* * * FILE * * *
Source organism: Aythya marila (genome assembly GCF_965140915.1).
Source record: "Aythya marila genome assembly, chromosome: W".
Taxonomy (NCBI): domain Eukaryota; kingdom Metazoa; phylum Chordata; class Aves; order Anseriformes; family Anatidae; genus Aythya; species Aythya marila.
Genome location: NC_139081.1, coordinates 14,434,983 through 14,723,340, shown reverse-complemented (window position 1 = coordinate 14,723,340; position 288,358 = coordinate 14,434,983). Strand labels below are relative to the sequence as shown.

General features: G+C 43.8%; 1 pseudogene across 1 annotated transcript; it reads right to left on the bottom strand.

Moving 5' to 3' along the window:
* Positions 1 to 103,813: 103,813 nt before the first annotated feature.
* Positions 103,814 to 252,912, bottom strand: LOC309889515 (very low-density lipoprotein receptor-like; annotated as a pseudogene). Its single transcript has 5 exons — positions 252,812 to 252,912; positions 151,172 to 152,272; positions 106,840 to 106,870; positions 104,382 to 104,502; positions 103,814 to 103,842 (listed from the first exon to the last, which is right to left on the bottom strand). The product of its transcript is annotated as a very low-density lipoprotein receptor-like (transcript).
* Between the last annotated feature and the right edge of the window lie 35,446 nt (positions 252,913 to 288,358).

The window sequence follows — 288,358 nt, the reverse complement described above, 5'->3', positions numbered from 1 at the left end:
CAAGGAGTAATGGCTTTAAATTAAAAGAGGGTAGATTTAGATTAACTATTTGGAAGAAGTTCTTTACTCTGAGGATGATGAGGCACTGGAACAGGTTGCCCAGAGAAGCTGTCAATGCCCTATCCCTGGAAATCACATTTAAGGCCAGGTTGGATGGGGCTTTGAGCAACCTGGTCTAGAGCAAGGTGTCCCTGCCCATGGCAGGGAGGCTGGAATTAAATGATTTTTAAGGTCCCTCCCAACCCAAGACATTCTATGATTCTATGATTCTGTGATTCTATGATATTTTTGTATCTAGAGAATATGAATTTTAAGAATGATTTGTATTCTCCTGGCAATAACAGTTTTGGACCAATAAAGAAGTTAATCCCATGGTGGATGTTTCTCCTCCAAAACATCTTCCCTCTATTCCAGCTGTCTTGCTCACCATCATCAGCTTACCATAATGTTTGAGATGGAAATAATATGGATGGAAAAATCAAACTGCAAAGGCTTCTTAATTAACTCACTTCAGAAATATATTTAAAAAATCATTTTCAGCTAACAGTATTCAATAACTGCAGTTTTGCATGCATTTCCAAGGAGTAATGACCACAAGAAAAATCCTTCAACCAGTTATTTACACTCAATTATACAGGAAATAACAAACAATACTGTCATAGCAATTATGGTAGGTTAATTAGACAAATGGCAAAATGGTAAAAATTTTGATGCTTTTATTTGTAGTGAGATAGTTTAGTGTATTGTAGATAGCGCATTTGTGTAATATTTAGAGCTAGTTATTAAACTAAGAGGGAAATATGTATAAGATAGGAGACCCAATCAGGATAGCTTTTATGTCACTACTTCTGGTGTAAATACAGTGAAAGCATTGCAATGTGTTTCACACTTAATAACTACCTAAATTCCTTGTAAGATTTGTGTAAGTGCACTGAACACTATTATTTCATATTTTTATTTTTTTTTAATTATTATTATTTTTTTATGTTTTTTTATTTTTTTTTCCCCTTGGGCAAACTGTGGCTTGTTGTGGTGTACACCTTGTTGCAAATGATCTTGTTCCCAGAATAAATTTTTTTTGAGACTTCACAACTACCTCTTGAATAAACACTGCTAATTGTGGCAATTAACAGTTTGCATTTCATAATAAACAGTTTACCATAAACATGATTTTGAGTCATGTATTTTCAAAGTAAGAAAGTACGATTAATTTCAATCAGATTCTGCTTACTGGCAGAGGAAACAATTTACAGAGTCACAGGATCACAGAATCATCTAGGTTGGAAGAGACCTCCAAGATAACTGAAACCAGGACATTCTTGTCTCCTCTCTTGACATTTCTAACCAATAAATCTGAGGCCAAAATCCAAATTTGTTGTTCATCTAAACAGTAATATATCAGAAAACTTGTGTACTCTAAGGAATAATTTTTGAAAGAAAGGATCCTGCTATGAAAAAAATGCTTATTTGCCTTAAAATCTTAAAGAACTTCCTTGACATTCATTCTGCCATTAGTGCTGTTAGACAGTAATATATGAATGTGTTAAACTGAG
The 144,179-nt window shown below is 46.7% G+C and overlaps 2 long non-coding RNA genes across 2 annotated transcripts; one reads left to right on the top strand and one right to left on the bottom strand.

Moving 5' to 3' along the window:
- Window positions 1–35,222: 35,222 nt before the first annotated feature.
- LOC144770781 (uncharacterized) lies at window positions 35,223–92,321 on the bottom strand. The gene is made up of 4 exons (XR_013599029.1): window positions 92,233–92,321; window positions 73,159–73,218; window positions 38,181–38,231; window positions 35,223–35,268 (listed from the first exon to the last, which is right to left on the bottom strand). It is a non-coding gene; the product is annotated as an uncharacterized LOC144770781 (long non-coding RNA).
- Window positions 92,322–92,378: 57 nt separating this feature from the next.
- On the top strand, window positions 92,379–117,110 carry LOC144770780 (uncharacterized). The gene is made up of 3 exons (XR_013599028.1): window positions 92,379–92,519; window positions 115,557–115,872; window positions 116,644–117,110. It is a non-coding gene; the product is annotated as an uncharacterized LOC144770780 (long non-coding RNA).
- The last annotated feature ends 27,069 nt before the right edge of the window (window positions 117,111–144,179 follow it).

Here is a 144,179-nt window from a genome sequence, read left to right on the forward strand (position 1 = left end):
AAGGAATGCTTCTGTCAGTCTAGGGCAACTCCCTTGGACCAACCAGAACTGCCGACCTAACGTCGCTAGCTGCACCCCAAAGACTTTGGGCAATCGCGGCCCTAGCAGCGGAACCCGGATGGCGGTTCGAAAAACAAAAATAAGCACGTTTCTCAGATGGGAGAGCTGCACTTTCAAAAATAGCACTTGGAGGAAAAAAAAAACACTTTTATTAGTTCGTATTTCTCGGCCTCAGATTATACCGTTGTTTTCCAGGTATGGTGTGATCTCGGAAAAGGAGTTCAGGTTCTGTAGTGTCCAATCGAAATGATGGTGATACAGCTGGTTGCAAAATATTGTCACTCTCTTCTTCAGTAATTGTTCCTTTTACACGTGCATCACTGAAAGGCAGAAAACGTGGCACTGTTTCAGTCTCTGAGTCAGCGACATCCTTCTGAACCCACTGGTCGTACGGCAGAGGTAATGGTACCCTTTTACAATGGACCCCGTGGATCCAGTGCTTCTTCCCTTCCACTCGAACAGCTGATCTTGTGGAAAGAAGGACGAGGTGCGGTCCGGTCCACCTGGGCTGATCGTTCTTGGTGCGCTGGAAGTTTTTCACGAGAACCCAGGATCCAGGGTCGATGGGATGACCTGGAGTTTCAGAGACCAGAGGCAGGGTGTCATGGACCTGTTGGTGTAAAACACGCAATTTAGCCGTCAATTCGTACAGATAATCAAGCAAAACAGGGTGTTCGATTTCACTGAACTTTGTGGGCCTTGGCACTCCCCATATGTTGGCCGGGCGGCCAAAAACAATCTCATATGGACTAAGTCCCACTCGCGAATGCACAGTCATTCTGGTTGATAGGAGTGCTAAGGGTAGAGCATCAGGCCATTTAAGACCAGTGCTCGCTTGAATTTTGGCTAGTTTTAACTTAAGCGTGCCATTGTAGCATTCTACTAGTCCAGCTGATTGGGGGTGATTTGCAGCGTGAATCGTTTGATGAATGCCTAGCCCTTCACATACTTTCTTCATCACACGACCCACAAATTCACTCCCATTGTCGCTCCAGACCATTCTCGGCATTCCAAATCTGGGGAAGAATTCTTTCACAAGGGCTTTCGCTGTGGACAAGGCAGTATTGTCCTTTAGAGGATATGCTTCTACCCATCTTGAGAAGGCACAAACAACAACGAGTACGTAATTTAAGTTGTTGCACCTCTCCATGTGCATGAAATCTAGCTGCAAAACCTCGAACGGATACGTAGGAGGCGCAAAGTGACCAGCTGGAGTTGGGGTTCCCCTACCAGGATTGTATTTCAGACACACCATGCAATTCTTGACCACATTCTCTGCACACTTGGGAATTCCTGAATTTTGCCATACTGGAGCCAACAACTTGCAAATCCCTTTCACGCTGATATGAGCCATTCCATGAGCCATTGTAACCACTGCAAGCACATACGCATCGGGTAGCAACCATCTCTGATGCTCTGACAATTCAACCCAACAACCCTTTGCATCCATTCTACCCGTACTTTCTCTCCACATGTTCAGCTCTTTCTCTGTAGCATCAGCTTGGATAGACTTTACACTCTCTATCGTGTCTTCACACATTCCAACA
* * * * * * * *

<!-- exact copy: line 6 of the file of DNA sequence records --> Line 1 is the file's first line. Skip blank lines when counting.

Moving 5' to 3' along the window: